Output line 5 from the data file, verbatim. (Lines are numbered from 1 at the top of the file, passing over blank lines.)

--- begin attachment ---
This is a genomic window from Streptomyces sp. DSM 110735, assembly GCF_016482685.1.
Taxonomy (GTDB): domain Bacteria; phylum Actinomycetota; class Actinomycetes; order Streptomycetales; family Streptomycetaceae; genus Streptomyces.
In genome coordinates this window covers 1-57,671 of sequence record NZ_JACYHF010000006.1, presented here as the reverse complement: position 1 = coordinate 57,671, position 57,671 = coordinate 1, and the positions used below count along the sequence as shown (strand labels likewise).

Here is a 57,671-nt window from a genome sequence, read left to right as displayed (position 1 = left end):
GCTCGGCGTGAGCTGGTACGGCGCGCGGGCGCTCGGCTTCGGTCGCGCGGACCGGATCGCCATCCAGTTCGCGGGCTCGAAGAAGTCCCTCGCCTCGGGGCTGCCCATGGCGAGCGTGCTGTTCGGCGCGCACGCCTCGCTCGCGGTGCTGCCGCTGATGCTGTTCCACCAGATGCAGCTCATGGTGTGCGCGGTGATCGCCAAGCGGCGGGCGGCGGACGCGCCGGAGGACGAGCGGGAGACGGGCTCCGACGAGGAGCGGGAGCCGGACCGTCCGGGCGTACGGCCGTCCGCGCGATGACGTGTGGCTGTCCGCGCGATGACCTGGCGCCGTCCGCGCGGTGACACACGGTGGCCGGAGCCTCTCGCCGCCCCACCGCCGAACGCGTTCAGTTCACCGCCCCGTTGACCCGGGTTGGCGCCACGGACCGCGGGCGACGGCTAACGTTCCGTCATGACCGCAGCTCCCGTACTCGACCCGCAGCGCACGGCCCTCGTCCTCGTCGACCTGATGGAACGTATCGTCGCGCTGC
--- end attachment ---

GCTCGGCGTGAGCTGGTACGGCGCGCGGGCGCTCGGCTTCGGTCGCGCGGACCGGATCGCCATCCAGTTCGCGGGCTCGAAGAAGTCCCTCGCCTCGGGGCTGCCCATGGCGAGCGTGCTGTTCGGCGCGCACGCCTCGCTCGCGGTGCTGCCGCTGATGCTGTTCCACCAGATGCAGCTCATGGTGTGCGCGGTGATCGCCAAGCGGCGGGCGGCGGACGCGCCGGAGGACGAGCGGGAGACGGGCTCCGACGAGGAGCGGGAGCCGGACCGTCCGGGCGTACGGCCGTCCGCGCGATGACGTGTGGCTGTCCGCGCGATGACCTGGCGCCGTCCGCGCGGTGACACACGGTGGCCGGAGCCTCTCGCCGCCCCACCGCCGAACGCGTTCAGTTCACCGCCCCGTTGACCCGGGTTGGCGCCACGGACCGCGGGCGACGGCTAACGTTCCGTCATGACCGCAGCTCCCGTACTCGACCCGCAGCGCACGGCCCTCGTCCTCGTCGACCTGATGGAACGTATCGTCGCGCTGC